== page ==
If you are buying a new – or “new to you” – car, there is a good chance you are working with a lender to help make that dream a reality. That means budgeting for car payments, planning for maintenance, and of course, purchasing full coverage auto insurance. If you have never had full coverage auto insurance, chances are your lender will require it – and for good reason, too. After all, you do not own your car outright until you make the final payment on your loan. Continue reading as we break down the details surrounding full coverage and what it means for you.
If a lender still holds the title to your vehicle, you are probably required to carry full coverage. Going without it could violate the terms of your agreement and may even cause the full balance of your loan to come due or otherwise allow the lender to charge you for single-interest coverage. Since you probably want to avoid such a scenario, you will want to ensure your insurance policy provides you with the coverage you need. So what exactly do you need to know about full coverage?
Going Beyond State Minimum Coverage
Here in Wisconsin, drivers are required by law to purchase a minimum amount of liability coverage, as well as uninsured/underinsured motorist coverage. Full coverage builds upon that foundation, with the addition of collision and comprehensive insurance. Unlike liability, which is designed to cover injuries and losses to others, collision and comprehensive are designed to protect your own investment when your vehicle is damaged or lost. This is important to a lender, who has a direct financial interest in the valuation of your vehicle.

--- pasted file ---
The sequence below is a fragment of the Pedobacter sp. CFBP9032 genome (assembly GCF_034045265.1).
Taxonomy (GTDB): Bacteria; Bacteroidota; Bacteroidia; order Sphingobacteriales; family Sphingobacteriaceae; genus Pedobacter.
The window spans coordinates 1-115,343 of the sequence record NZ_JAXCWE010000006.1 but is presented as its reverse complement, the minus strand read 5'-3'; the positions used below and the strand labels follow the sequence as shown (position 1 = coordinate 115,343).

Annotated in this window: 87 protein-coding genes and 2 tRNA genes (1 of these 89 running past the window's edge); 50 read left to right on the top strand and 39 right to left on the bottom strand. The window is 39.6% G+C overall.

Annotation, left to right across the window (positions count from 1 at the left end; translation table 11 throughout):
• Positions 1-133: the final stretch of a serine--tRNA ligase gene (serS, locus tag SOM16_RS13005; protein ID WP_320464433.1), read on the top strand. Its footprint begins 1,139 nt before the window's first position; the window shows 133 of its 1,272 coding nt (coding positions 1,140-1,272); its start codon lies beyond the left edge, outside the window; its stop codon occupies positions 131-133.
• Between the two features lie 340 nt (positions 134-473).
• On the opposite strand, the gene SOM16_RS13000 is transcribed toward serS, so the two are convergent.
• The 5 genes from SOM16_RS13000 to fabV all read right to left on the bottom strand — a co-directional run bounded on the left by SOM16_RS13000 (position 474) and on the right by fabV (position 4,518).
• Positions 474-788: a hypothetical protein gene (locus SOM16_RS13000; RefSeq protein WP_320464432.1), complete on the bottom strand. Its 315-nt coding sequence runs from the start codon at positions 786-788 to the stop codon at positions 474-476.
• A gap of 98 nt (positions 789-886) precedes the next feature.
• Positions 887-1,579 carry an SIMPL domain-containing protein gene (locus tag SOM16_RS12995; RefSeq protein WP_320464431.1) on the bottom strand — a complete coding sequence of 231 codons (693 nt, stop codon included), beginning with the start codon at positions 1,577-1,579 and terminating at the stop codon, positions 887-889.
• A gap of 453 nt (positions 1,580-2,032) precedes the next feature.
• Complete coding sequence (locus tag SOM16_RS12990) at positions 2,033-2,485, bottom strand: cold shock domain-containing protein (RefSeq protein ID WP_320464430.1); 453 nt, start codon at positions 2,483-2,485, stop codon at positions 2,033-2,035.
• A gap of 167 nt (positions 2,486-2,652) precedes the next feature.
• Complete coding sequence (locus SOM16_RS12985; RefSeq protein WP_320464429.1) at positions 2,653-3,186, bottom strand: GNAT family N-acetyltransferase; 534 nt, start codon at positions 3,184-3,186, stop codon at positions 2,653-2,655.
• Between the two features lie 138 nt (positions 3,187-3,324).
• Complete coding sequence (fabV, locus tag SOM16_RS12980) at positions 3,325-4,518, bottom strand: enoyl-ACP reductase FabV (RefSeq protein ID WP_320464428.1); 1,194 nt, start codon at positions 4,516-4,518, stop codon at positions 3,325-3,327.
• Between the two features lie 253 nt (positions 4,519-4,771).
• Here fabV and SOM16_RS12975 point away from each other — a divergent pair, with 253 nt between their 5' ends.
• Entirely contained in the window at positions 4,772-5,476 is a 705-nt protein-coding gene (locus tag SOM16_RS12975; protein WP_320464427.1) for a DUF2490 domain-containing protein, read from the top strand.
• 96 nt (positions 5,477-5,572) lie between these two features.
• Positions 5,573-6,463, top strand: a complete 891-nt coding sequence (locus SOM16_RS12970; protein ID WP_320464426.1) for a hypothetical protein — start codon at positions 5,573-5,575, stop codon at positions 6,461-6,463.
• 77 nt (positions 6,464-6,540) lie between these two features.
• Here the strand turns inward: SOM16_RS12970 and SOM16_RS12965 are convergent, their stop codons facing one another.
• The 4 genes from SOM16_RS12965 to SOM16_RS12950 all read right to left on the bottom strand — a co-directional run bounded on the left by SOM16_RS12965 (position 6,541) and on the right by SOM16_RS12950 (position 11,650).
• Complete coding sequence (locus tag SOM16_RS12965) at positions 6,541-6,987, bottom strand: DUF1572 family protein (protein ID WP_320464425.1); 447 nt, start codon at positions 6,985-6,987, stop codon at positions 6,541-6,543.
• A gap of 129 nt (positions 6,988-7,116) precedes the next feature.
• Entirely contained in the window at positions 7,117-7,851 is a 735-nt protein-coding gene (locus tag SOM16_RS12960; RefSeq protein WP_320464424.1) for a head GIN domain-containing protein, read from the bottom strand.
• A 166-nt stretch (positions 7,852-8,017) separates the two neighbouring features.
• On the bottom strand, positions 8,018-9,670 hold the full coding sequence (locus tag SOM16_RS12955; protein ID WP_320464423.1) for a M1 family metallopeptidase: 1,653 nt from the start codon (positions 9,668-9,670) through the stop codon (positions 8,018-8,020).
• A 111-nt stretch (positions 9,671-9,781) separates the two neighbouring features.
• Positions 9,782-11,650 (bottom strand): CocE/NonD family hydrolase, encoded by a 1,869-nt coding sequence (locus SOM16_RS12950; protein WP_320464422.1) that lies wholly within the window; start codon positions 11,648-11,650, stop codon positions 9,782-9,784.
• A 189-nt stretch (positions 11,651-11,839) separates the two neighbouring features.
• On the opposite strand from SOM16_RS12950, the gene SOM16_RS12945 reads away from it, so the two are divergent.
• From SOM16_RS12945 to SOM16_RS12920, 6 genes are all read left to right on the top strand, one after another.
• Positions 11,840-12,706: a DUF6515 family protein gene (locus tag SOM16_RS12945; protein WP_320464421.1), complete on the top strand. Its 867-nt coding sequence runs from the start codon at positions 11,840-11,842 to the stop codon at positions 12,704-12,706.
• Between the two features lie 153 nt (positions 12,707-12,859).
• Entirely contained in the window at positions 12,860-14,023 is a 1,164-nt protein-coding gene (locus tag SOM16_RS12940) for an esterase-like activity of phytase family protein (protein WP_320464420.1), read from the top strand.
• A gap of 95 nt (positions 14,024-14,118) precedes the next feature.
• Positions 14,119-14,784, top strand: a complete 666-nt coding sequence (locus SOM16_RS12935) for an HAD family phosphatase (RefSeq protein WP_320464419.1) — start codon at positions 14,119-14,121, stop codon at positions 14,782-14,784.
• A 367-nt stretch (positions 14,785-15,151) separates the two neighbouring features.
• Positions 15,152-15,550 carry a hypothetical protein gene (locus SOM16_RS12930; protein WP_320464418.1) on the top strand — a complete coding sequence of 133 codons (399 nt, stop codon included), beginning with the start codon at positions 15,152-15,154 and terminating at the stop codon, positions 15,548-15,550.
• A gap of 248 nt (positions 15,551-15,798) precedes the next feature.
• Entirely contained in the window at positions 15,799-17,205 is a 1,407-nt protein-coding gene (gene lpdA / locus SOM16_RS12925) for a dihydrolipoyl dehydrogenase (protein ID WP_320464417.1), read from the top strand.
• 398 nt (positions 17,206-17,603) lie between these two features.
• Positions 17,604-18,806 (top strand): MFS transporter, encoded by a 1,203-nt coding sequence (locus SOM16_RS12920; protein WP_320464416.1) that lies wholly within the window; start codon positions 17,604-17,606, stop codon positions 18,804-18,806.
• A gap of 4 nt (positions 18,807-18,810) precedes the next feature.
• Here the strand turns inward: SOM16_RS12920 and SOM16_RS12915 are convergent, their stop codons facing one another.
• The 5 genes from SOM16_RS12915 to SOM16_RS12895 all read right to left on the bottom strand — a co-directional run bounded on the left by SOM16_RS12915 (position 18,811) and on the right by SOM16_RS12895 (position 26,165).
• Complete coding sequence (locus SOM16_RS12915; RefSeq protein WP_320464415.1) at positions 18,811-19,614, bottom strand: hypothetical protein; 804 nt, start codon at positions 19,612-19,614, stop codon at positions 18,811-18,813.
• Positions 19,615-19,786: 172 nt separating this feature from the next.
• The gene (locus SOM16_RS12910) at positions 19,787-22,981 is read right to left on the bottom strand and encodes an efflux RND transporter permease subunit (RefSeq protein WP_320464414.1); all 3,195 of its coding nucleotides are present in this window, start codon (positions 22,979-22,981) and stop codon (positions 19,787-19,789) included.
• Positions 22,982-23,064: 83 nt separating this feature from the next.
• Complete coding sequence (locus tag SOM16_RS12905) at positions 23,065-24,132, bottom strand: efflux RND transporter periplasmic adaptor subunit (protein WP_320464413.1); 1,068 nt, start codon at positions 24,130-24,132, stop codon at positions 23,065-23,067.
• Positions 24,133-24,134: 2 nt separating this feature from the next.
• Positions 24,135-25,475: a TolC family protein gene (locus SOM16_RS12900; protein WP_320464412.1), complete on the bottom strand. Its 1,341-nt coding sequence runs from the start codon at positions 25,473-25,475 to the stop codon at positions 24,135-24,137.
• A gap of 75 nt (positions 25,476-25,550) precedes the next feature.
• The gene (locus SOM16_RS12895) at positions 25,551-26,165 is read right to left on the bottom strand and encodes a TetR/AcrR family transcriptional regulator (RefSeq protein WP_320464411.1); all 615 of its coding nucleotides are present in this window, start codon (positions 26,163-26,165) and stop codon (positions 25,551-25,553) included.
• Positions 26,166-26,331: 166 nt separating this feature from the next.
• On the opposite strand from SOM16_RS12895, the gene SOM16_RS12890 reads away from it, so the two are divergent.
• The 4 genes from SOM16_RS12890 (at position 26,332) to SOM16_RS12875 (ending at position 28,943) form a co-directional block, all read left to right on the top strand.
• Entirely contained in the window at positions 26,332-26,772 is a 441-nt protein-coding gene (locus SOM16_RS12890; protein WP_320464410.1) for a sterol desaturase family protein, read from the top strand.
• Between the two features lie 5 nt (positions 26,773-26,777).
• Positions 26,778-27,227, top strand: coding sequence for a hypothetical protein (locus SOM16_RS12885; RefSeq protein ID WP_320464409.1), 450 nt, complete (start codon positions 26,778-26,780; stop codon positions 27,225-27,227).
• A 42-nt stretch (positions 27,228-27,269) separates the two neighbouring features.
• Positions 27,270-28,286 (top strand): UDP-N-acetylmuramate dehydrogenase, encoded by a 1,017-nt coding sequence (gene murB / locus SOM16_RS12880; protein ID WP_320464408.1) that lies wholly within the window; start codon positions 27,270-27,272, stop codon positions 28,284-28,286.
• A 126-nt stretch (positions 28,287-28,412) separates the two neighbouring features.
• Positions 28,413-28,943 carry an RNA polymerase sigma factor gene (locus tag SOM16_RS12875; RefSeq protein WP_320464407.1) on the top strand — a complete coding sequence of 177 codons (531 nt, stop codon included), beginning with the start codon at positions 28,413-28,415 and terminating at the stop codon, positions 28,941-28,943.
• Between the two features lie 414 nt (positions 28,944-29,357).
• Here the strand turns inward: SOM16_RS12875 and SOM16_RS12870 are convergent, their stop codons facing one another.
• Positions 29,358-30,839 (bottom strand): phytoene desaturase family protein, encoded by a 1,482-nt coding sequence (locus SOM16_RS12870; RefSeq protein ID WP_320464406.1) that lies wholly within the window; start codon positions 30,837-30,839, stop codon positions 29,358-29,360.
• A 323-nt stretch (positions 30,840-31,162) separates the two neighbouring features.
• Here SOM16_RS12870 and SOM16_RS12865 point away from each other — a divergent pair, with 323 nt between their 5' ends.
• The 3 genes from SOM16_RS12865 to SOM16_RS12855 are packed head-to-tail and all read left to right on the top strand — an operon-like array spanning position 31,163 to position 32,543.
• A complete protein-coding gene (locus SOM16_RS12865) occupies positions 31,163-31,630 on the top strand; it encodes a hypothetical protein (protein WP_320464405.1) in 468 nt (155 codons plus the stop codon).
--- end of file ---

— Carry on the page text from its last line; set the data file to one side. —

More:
Collision insurance is coverage for your vehicle if you are in a traffic accident. From fender benders to major collisions, you simply pay a deductible, and your insurance policy helps cover the rest. An accident can happen in the blink of an eye. Collision insurance can protect your vehicle’s value and your investment in owning it.
Comprehensive insurance is coverage for your vehicle’s damages that were caused by most things other than a collision. If your car is pounded by hail one night, comprehensive takes care of the repairs. If it is stolen from your driveway, comprehensive helps pay to replace it. From wild animals and fires to severe weather and theft, comprehensive offers peace of mind in the midst of events that are out of your control.
When Your Car Loan is Paid in Full
Shelling out the extra cash for full coverage could be well worth it – even if you do not necessarily have to do it. Once your car loan is paid in full, you are free to choose any type and amount of auto insurance you wish, so long as it is compliant with state law. However, just because you can shed your full coverage auto insurance does not mean you should. If your vehicle is still worth any significant amount of money, the cost of coverage likely pales in comparison to how much money would be on the line in an accident without full coverage.
If you recently purchased a car or are planning to purchase one very soon, it is time to start exploring your auto insurance options. Contact our office to find out more about full coverage and find out if it could be right for you. We look forward to serving you soon.